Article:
Book Image

Practical Predictive Analytics

By : Ralph Winters
Book Image

Practical Predictive Analytics

By: Ralph Winters

Overview of this book

This is the go-to book for anyone interested in the steps needed to develop predictive analytics solutions with examples from the world of marketing, healthcare, and retail. We'll get started with a brief history of predictive analytics and learn about different roles and functions people play within a predictive analytics project. Then, we will learn about various ways of installing R along with their pros and cons, combined with a step-by-step installation of RStudio, and a description of the best practices for organizing your projects. On completing the installation, we will begin to acquire the skills necessary to input, clean, and prepare your data for modeling. We will learn the six specific steps needed to implement and successfully deploy a predictive model starting from asking the right questions through model development and ending with deploying your predictive model into production. We will learn why collaboration is important and how agile iterative modeling cycles can increase your chances of developing and deploying the best successful model. We will continue your journey in the cloud by extending your skill set by learning about Databricks and SparkR, which allow you to develop predictive models on vast gigabytes of data.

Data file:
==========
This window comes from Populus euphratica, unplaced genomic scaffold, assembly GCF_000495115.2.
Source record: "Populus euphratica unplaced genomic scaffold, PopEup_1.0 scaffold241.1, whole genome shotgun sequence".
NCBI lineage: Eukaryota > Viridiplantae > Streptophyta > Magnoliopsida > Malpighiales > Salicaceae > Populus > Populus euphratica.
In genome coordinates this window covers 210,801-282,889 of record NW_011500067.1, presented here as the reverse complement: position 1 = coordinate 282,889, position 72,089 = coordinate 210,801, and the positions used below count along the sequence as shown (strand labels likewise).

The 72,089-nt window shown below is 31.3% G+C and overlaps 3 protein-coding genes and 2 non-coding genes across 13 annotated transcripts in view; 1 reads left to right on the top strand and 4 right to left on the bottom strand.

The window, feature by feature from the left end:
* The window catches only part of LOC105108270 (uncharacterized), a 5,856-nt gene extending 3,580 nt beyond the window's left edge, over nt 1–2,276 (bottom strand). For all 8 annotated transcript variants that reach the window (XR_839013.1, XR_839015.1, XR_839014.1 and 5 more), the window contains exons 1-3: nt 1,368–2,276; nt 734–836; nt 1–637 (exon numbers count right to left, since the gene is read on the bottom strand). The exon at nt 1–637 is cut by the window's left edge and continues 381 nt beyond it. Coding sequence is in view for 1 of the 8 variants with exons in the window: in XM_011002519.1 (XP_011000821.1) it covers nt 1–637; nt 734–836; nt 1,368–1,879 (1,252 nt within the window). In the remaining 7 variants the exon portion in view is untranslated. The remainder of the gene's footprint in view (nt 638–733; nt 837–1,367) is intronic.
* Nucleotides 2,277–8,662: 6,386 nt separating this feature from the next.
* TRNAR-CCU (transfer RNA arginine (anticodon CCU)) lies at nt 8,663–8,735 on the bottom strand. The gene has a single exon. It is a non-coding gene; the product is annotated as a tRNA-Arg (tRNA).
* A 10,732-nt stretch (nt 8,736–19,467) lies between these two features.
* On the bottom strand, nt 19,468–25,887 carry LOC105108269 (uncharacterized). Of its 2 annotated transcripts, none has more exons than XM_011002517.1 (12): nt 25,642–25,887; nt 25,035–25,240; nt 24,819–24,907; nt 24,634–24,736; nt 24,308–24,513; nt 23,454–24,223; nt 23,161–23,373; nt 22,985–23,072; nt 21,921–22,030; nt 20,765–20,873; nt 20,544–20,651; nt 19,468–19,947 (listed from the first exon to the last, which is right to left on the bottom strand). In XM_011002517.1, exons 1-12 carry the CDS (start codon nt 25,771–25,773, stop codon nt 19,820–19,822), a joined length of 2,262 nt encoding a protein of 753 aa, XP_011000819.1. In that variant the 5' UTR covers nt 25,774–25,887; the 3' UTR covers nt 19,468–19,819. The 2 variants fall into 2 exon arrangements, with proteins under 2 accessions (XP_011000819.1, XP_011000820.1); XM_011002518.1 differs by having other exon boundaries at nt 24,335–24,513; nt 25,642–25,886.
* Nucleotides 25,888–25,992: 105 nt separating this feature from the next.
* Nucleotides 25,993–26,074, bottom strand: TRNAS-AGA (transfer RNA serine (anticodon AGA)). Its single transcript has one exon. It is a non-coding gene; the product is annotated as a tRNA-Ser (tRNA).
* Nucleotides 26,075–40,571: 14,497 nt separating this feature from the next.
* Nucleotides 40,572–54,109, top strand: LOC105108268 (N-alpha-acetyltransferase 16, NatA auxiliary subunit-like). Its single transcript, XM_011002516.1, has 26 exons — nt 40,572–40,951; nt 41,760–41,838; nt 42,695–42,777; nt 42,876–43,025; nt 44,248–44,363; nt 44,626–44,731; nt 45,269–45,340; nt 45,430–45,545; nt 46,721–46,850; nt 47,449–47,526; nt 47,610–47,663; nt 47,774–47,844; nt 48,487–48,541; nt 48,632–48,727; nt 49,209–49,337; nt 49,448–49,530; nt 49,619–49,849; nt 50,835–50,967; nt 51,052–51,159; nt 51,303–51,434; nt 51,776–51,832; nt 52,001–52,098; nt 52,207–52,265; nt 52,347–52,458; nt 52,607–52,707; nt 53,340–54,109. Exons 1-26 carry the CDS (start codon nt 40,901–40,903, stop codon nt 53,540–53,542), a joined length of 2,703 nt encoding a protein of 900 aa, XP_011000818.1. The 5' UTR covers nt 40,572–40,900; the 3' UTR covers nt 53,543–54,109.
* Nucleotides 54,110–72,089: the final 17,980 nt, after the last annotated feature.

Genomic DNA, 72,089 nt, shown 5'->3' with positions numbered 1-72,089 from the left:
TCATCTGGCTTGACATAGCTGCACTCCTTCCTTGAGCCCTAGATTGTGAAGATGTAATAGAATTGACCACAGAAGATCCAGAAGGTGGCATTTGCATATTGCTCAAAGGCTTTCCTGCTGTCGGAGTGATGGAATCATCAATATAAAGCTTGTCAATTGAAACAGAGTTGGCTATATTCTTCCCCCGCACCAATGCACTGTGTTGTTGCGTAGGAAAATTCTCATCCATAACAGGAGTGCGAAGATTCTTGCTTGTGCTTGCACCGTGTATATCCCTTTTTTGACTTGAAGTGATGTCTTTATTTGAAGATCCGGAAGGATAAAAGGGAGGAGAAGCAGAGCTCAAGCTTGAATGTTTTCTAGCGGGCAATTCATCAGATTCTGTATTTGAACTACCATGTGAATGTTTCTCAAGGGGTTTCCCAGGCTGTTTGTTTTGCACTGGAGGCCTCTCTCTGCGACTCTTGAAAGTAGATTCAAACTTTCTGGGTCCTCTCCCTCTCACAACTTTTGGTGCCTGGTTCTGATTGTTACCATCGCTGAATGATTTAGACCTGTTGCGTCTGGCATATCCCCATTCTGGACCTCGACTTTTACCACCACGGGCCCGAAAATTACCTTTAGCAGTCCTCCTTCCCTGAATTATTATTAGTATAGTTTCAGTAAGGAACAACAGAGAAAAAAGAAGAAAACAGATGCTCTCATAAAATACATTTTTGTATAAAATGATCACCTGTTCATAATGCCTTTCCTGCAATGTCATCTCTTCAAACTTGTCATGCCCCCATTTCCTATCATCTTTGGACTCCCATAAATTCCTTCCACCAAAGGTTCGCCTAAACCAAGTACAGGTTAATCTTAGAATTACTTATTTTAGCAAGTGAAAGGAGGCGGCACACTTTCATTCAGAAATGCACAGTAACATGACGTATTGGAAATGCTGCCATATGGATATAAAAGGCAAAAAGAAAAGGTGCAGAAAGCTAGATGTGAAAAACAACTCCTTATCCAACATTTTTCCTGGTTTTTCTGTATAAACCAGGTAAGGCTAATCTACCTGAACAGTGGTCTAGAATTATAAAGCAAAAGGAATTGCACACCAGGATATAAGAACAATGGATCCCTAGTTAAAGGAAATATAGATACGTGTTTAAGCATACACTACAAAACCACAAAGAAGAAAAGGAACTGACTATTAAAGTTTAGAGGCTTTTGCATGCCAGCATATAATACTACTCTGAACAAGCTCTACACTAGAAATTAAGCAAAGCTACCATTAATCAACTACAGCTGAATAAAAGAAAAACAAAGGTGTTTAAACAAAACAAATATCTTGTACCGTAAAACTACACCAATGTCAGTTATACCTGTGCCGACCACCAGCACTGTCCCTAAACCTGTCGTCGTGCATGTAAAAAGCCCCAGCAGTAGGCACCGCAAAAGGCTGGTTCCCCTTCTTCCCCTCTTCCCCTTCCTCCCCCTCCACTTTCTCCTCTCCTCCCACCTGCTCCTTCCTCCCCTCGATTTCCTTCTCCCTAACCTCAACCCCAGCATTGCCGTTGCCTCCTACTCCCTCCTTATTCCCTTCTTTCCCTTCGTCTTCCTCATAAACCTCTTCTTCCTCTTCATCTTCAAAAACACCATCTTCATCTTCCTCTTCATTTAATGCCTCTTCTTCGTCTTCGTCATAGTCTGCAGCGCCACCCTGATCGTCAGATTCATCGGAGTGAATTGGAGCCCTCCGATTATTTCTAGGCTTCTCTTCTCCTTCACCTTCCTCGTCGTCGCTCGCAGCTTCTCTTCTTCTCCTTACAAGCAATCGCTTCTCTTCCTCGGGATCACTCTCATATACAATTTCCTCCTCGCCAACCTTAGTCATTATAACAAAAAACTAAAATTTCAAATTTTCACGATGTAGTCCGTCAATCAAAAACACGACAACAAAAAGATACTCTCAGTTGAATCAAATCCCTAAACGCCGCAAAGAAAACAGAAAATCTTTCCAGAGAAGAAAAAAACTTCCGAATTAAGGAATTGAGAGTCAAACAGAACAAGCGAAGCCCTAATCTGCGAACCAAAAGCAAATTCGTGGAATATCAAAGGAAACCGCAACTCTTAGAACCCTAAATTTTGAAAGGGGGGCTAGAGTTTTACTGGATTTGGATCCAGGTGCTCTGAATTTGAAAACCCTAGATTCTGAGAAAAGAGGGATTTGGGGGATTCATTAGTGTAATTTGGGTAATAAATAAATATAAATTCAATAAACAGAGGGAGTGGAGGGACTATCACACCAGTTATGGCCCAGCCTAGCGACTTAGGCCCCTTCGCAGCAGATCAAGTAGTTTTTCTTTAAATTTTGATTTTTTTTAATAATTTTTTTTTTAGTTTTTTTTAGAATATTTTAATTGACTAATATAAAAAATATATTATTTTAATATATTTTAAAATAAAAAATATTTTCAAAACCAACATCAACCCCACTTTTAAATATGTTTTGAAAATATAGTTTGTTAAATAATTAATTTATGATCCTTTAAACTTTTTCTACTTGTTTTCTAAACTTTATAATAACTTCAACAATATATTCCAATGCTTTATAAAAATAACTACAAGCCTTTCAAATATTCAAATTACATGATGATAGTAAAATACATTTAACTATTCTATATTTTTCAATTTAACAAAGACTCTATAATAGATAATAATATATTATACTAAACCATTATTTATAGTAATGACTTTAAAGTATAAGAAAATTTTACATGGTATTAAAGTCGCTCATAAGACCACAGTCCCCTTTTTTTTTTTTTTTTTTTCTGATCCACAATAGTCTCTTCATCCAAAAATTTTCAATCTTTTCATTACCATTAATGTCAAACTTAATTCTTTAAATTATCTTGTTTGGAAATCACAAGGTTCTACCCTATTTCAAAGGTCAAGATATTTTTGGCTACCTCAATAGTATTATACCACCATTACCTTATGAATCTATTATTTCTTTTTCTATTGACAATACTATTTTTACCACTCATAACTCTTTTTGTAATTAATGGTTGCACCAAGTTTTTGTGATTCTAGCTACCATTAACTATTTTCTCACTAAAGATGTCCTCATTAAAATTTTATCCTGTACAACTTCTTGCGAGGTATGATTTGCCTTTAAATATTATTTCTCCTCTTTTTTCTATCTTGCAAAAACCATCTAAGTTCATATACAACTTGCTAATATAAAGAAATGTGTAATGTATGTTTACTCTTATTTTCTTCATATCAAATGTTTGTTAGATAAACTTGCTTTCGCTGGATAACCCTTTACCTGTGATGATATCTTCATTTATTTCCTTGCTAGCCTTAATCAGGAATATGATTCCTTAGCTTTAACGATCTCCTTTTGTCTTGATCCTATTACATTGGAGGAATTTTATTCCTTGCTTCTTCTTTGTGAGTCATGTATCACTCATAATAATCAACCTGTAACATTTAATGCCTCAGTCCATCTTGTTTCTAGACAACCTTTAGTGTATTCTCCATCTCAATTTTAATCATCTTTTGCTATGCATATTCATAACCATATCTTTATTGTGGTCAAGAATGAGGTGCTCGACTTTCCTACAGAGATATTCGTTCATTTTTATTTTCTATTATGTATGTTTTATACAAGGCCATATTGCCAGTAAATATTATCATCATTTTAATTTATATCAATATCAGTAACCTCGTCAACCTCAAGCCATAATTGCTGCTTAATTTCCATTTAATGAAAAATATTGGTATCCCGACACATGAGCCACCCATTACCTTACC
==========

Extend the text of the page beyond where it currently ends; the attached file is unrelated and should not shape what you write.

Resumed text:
Table of Contents (19 chapters)
Title Page
About the Author
About the Reviewers
Customer Feedback

About Spark

At the time of writing, Spark is probably the most popular very large dataset architecture for predictive analytics. Spark is a distributed architecture which helps you manage your large data and makes it easier to analyze. Spark is built upon Hadoop and they share the same filesystem.

However, Spark is not based upon the MapReduce paradigm, and uses the resilient distributed dataset (RDD) structure in order to implement in-memory analytics and manage the parallel processing cluster across all of the nodes of the environment. What that means for analysts is that queries can be very quick, since data is retrieved from memory, which offers much quicker retrieval than disk access. Quicker access means more time for analysis, and less time waiting for results.

Here are some advantages of Spark:

  • Spark overcomes some of the limitations of memory-bound analytics, since it manages memory, and is able to optimize data access and querying.
  • Spark has its own machine learning library known as...